Jamie’s life is one big financial mess, and it really isn’t his fault. However, the last thing he expected to find in the library was a Good Samaritan. He might have been suspicious of Guy’s motives at first, but it soon becomes apparent that his savior is a good man who has been lucky in life and is looking to pay it forward. Guy being gay is not a problem. Jamie’s not interested… or so he thinks.
Guy is happy to help Jamie, and the two men get along fine. But when Jamie’s curiosity leads him from one thing to another, Guy finds himself looking at the young man with new eyes. What started out as a hand up is now something completely different….
The idea behind this story is so, so lovely. Kind of like Cinderella, meets Annie – rags to riches, paying it forward – really sweet and a great idea. Parts of this absolutely succeeded and really warmed my heart. Unfortunately, there were just other parts that I absolutely could not see past that colored my enjoyment of the rest of the story.
The good news is, there are several really lovely reviews out there – and I’ve enjoyed many other of KC Well’s stories – so while this wasn’t for me, it might be for others.
My first obstacle was the initial offer. Jamie is upset (see spoiler for why this bothers me so much) and Guy overhears his phone call to his father and offers to buy him coffee. It’s a public place so, sure, why not? They have a great conversation and then Guy makes his offer: live with me, I’ll pay for your schooling, you don’t have to do anything, I’m just repaying my karma because someone helped me.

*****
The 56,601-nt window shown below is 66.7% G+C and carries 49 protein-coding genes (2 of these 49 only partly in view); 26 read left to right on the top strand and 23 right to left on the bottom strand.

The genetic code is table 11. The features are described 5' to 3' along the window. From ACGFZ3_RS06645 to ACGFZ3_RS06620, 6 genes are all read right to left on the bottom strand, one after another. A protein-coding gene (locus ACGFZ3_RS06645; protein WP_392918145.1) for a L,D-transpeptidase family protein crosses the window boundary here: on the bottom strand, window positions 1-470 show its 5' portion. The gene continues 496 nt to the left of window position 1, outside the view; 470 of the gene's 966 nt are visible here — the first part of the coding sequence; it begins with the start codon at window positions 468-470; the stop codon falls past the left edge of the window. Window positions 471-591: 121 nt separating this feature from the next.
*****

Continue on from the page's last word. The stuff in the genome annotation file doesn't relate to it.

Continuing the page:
Without much deliberation – Jamie trusts Guy’s eyes and his own gut- he agrees to the proposal. This made me very uncomfortable. Guy does suggest that Jamie text a friend where he’s going, and to that end I guess it’s as safe as any random hook up, except this was so much more than a hook up. But… that plot niggle could be overcome, and I swallowed my disbelief and kept reading, because – really – I loved the idea of this story so much.
Though a lot of things happen in ways that seem “too good to be true” – that didn’t bother me. Fiction is fiction for a reason. What I didn’t like was the way Guy and Jamie’s relationship developed. From the mandatory “I walk around naked in the house” to the hot tub, parties, gay movies, gay bars… everything felt like Guy was “converting” Jamie. It wasn’t overt – I mean, Guy never claimed to be trying to convert Jamie, but he did seem pretty heavy handed with his plans and never seemed to actually honor Jamie’s belief that he was straight.
One of the reasons I don’t like BDSM is because the power exchange in those stories always feels unbalanced. I like it when partners are partners. I like May/December stories a lot, and one of the obstacles they usually have to overcome is this power issue. I don’t ever feel like Jamie was an equal – maybe at the very end? – and that bothered me. Guy seems to call all the shots and Jamie doesn’t ever feel like an actual person. Besides worrying about his finances I didn’t feel like I got to know much about him as a person – the story was so heavily influenced by Guy’s presence. Guy’s family issues preclude any information about Jamie’s (Jamie’s family all but disappears) – Guy’s friends are more prominent than Jamie’s – with one exception – and Guy’s past romance is all we hear about – we get next to nothing about any of Jamie’s past – crushes, kisses, sex – very little is said about Jamie’s past.
So… while I thought Guy and Jamie were really sweet together, I didn’t care for how Jamie was portrayed. He felt very flat and unrealistic. Guy was a much better character and I wish Jamie had been given more structure to balance him out.
This wasn’t a bad story – not at all – but it wasn’t my favorite by this author and I’d recommend this only cautiously – read a few reviews first.
2.75 (rounded to 3) of 5 stars
Copy Generously Provided by Publisher For Honest Review